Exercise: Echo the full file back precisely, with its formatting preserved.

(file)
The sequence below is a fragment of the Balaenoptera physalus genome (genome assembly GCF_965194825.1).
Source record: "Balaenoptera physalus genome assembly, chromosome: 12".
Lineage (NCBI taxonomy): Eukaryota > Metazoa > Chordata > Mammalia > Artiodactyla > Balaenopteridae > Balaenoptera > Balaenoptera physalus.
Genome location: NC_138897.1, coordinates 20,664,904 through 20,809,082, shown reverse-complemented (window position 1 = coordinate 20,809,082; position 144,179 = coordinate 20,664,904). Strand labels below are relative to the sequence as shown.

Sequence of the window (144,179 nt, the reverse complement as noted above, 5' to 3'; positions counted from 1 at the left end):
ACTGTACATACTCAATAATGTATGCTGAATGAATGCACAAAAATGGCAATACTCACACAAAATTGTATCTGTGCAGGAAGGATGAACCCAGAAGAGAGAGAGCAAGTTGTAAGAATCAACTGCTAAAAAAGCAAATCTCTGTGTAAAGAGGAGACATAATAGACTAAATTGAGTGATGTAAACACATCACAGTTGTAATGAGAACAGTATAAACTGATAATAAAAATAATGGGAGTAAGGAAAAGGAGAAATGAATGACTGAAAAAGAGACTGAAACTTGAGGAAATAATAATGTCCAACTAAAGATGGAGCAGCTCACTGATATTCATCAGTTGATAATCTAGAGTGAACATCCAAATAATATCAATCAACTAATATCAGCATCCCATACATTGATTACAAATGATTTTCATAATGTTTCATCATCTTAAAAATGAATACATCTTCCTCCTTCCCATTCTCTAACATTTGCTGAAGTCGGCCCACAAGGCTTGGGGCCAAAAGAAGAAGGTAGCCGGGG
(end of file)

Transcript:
The sequence below is a fragment of the Balaenoptera physalus genome (genome assembly GCF_965194825.1).
Source record: "Balaenoptera physalus genome assembly, chromosome: 12".
Lineage (NCBI taxonomy): Eukaryota > Metazoa > Chordata > Mammalia > Artiodactyla > Balaenopteridae > Balaenoptera > Balaenoptera physalus.
Genome location: NC_138897.1, coordinates 20,664,904 through 20,809,082, shown reverse-complemented (window position 1 = coordinate 20,809,082; position 144,179 = coordinate 20,664,904). Strand labels below are relative to the sequence as shown.

Sequence of the window (144,179 nt, the reverse complement as noted above, 5' to 3'; positions counted from 1 at the left end):
ACTGTACATACTCAATAATGTATGCTGAATGAATGCACAAAAATGGCAATACTCACACAAAATTGTATCTGTGCAGGAAGGATGAACCCAGAAGAGAGAGAGCAAGTTGTAAGAATCAACTGCTAAAAAAGCAAATCTCTGTGTAAAGAGGAGACATAATAGACTAAATTGAGTGATGTAAACACATCACAGTTGTAATGAGAACAGTATAAACTGATAATAAAAATAATGGGAGTAAGGAAAAGGAGAAATGAATGACTGAAAAAGAGACTGAAACTTGAGGAAATAATAATGTCCAACTAAAGATGGAGCAGCTCACTGATATTCATCAGTTGATAATCTAGAGTGAACATCCAAATAATATCAATCAACTAATATCAGCATCCCATACATTGATTACAAATGATTTTCATAATGTTTCATCATCTTAAAAATGAATACATCTTCCTCCTTCCCATTCTCTAACATTTGCTGAAGTCGGCCCACAAGGCTTGGGGCCAAAAGAAGAAGGTAGCCGGGG